Why not? Sorel is my heritage. My mother's parents came from Barbados. My father's parents came from St. Kitts. I'm fully Caribbean. I have these distinct memories of being a child in Brooklyn on Labor Day for the West Indian Day Parade; two million Caribbeans out and every island got their flag out. There's dancing, there’s music, floats, and there's food – jerk chicken, and I'm eating curry goat. I'm eating doubles, and I'm washing it down with sorrel. My knowledge of myself really is born in the knowledge of this food. So, when it came time to launch a liquor brand, I could never understand why this thing I'd known all my life, nobody had ever tried to bottle it. So, I told myself, I was going to be the first. Mind you, I don't have a degree in chemistry, and I don't have any background in food science. I'm uniquely broken in that I don't know what I can't do. So, because I didn't know I couldn't do it, I did it.

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I love that. So, what was it that attracted you to the spirits industry?

I had a cancer scare. Eleven years ago, my doctor found a tumor the size of a golf ball inside my spine. He said you have a 95 percent chance of death and a 50 percent chance of paralysis if you live. The short version is I live, but it will adjust your perspective. I had 25 years invested in corporate America. I figured it was time for whatever I was doing with my life to start doing something that meant something. I got out of my surgery two weeks after I had this tumor taken out of my spine, walked into my job ready to quit, and they offered me a package, and I never looked back. Two weeks after that, I was thinking about how I was I was going to make Sorel into the first-ever shelf-stable version of itself. So, what got me into it was the desire to connect on a daily basis with the things that make me “me.” Every single day I know that I do this thing that connects me to everybody who came before me.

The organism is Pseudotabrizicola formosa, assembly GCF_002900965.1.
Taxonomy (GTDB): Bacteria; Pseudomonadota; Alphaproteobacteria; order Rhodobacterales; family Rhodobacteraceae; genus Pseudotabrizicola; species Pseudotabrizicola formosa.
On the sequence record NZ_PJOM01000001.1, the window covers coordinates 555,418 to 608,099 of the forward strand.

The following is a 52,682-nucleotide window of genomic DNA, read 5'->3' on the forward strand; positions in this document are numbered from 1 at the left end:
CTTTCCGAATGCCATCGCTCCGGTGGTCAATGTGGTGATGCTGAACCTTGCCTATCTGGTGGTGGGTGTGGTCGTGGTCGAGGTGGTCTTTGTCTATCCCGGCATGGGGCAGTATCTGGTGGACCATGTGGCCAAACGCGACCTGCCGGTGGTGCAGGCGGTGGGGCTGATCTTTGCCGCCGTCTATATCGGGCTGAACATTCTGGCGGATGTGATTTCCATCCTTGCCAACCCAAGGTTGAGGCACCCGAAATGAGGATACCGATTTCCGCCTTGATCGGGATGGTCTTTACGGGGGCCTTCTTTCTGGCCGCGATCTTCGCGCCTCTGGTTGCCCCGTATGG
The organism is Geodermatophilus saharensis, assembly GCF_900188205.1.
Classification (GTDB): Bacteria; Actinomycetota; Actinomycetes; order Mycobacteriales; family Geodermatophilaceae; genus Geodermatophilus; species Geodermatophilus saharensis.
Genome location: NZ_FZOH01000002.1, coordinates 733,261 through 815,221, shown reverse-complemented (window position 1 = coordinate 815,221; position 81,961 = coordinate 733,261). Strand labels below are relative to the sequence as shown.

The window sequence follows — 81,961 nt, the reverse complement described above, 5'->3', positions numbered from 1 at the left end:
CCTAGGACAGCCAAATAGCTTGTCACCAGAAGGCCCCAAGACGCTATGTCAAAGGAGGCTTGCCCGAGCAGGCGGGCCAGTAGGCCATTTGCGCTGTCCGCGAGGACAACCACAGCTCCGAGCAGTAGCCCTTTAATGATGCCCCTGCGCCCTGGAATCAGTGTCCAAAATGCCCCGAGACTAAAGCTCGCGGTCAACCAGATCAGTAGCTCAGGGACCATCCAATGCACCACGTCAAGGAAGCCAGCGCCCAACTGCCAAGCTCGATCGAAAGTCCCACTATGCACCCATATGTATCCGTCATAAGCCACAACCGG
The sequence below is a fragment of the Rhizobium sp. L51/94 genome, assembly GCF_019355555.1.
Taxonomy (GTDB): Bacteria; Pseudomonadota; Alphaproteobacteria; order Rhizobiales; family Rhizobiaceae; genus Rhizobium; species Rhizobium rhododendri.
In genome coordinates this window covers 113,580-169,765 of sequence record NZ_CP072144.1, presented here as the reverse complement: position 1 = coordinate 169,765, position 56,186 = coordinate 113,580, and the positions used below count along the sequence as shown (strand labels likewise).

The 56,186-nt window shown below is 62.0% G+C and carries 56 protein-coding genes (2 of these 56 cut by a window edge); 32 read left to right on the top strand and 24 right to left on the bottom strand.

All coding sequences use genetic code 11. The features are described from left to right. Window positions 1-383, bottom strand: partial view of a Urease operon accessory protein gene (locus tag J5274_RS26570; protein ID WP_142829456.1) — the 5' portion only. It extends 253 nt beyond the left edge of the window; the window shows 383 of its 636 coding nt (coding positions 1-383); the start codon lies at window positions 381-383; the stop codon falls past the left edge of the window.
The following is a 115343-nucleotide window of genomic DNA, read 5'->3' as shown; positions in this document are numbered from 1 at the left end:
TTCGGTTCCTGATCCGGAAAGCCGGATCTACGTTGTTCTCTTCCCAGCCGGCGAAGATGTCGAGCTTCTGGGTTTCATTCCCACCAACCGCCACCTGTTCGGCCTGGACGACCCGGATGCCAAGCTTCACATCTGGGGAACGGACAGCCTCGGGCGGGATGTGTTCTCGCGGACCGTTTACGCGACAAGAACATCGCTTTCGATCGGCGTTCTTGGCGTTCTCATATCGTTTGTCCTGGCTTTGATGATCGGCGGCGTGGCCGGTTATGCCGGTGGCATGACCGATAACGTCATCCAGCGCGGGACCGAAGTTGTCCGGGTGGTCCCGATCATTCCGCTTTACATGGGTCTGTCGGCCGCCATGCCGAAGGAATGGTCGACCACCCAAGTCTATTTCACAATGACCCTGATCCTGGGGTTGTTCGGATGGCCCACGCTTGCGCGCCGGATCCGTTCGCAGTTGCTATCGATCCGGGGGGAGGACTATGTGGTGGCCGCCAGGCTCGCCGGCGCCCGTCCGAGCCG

That’s heavy and so inspiring.

One of the great things that's going on with Sorel is it’s one of the early recipients of the Uncle Nearest Fund started by Fawn Weaver of Uncle Nearest. She is an absolute powerhouse, but she sees the spectacular rise of Uncle Nearest, not just as a measure of her success but as a statement against the industry. Her team is all-women-led, and it's Black-founded. She feels like the fact that she was able to do this speaks more about what's wrong with the industry than what is obviously what she has done right – and she's actively trying to correct that. I feel very much the same way. My belief to my core is when we do well, I do well. So, it's not enough for me to have a brand that succeeds. I believe there are different ways of measuring success. Really, what other companies have you helped to raise up so they can do their own thing? I used to believe generational wealth meant creating the kind of wealth in your lifetime that usually takes generations. My belief has changed. Now, I sincerely believe generational wealth means making sure your whole generation is wealthy right now, not the kids or their grandkids or their great-grandkids here. And now. We can do this today while we're living and enjoy this.

Building off the generational wealth comment you made, how do you hope to inspire those in the marginalized groups to elevate?

The important thing to remember is you can do this. All barriers or obstacles are meant to be overcome. I sincerely believe the trip to success is figuring out what the insurmountable task of the day is and surmounting the hell out of it. We stand on the sacrifices of people who went through things we will never really understand. I'll never really understand everything it took for my parents, grandparents, and great-grandparents to put me in this position. I can't do less. It would be disrespectful for me to do less than everything that's already been done for me. We have opportunities that didn't exist before. Take advantage of the now. Make the day brighter for those to come.

Photography by: Clay Williams